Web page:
Editor’s Note: All of us at Orion were saddened by the news of W.S. Merwin’s death. Merwin, who served as an advisor to Orion for many years, was a true friend to the magazine. His poetry and prose appeared in Orion many times, and in 2002 he received Orion’s John Hay Award, an award given annually to leading writers and educators. Orion’s Forgotten Language Tour, founded by poet Christopher Merrill but administered by Orion from 1992 to 2003, received its name from a line of Merwin’s poetry (“I want to tell what the forests / were like / I will have to speak / in a forgotten language”). The Forgotten Language Tour facilitated events in communities across the U.S. in which writers and poets offered readings, workshops, and discussions that attempted to strengthen the local community’s understanding of the natural world and human community as well as to promote nature literacy.
I pull out my favorite book of his, The Rain in the Trees. I read every poem from it to my middle-school students last year, one by one, morning by morning. Each morning a poem. They closed their eyes as I read. When it was over, they opened their eyes, slowly, to the brutal-beautiful world again, and we’d talk. They mulled thoughtfully over each word and meaning. Each sound. On spring mornings the rain pattered from the gutter outside the window, against the school building. A rain-soaked o’hia forest on Hawai’i Island darkens the cover of the book. I told them about the sound of the rain there on banana leaves, on the tin roof of the old sugarcane-processing barn my father lives in.
We learned about the ravaged former pineapple-plantation land in the Pe’ahi valley of Maui that Merwin bought in the ’70s and began to plant trees on. The planters had plowed the land for sugar wherever they could, far beyond the central isthmus, he wrote in his essay “The House and the Garden: The Emergence of a Dream.”
But the yield out along the coast proved not to pay for the growing, and the fields were abandoned. The plowing had accelerated the erosion begun by the cutting of the trees. Then the land reverted to poor pasture for some years, and in the early twentieth century, a group of hopeful speculators who had watched the introduction of large-scale pineapple growing, decided to go in for it themselves, and they pooled their resources and bought most of the valley, intending to grow pineapple on the slopes. For some reason hard to imagine, they plowed the slopes vertically — up and down — which of course greatly accelerated the erosion. In the winter rains the land lost what little topsoil had survived the earlier abuses, the speculators gave up the whole business, and the land stood idle for decades. Wasteland.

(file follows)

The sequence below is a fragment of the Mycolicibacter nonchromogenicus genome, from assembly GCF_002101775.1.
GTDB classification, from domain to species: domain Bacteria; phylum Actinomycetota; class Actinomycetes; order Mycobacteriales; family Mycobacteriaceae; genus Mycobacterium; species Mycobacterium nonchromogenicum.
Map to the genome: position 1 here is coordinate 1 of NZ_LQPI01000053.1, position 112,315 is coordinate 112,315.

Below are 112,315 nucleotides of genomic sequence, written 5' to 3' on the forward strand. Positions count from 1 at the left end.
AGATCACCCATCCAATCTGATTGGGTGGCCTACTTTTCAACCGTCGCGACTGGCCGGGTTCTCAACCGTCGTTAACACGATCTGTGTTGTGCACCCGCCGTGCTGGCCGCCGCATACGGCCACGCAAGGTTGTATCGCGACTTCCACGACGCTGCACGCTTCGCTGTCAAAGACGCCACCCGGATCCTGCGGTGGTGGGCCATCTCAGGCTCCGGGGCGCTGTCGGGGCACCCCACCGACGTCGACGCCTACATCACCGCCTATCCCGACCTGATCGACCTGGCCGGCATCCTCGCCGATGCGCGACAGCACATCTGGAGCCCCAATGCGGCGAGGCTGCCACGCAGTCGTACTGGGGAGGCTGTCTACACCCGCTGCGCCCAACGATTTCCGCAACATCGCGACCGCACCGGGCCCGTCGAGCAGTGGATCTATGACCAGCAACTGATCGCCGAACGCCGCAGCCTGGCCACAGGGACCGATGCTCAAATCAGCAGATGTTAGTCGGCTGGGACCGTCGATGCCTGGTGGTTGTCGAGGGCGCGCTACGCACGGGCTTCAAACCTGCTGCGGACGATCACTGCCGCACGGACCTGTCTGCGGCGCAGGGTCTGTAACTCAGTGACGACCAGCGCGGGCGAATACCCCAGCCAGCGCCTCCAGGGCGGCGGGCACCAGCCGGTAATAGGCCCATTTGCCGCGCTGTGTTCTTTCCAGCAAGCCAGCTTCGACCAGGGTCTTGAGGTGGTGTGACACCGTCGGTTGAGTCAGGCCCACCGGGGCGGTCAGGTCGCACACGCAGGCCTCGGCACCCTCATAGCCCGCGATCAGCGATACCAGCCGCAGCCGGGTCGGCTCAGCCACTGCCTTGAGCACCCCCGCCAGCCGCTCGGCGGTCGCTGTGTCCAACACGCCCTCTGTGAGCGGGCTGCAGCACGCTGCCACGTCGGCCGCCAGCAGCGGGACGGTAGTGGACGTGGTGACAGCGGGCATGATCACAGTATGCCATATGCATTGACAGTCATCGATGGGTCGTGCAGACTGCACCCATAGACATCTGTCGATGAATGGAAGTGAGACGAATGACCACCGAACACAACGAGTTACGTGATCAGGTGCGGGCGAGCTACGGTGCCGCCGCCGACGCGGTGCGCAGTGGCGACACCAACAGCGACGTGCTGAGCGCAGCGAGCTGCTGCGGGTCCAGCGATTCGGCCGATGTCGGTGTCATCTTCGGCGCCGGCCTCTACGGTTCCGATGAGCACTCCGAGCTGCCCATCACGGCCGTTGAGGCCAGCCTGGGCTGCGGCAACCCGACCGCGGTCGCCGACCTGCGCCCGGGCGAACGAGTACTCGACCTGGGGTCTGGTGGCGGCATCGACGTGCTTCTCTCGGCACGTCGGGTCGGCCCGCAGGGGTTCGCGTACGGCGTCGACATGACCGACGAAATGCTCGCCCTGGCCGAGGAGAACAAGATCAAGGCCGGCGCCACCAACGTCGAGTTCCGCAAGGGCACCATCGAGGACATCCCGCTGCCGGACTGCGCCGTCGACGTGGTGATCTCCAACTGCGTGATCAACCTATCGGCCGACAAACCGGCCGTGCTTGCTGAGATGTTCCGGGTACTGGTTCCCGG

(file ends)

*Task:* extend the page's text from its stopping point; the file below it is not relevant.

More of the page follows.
He and his wife Paula began to hand-plant palm seedlings on the land because they were the only tree that would grow in the depleted soil. Then they kept planting them for forty years. “I hope to be able to go on planting palms on this land for a long time,” he wrote in “The House and the Garden,” in 2010. He did, until his death, keep planting and tending. They grew the saplings of rare and endangered palms and began to envision a sort of palm-species refuge from all the world’s colonized and deforested tropics. Today, Merwin’s nineteen acres have nearly 3,000 individual palms, with more than 400 species, 125 genera, and 800 varieties. This tree collection is a world treasure-house. “This significant botanical and horticultural assemblage is now preserved forever through a deed of conservation easement held by the Hawaiian Islands Land Trust,” wrote the Merwin Conservancy on the occasion of Merwin’s death, announcing the permanent protection of his palm forest. His poems and his trees live on. They breathe life into the world, after he has taken his last breaths. I put hickory nuts, walnuts, and acorns into my students’ open palms and told them that whole forests rested in their hands.
For the past three years, on a day in April, near my birthday, I invite every student in the school into my classroom to hear poems that my own students and I read aloud. When the kindergarteners and first-graders come in all jittery, I begin with Merwin’s “Place”:
On the last day of the world
I would want to plant a tree
They fall hushed. Their eyes get wide.
I want the tree that stands
in the earth for the first time
with the sun already
and the water
touching its roots
in the earth full of the dead
and the clouds passing
one by one
over its leaves
When I pulled out the book this morning, the page was still marked from when I last read it to them, and I read it this morning, to no one. To myself. To everyone.
I planted more than a thousand trees with my mother, who had a forestry degree, in the first five years of my life. We planted them all over the rural but developing county where we lived, in Tennessee, where trees had been cut for roads and right-of-ways and cow pasture. We dug little holes and lowered the saplings in and filled the holes and patted the soil down around the trees. “No story, though, begins at the beginning,” writes Merwin. “The beginning does not belong to knowledge.”
In Hawai’i, I’ve heard the rain pattering gently in the koa and o’hia rainforest around the volcano and heard the honeycreepers singing there in the island’s last remnants of forest that preserve only 2 percent of the former honeycreeper populations. I’ve laid in bed in the morning at my father’s barn listening to the sound of rain on the roof and roosters crowing, and cried. Where are the trees?
nobody has seen it happening
this is what the words were made
here are the extinct feathers
here is the rain we saw
I read the words aloud to my students. They close their eyes and listen to the pattery rhythms of the lines. As I read, I think of myself as planting seeds in them. I think of the wasted earth in which Merwin had hope. The tiny roots of saplings reaching down into it, the trees growing taller.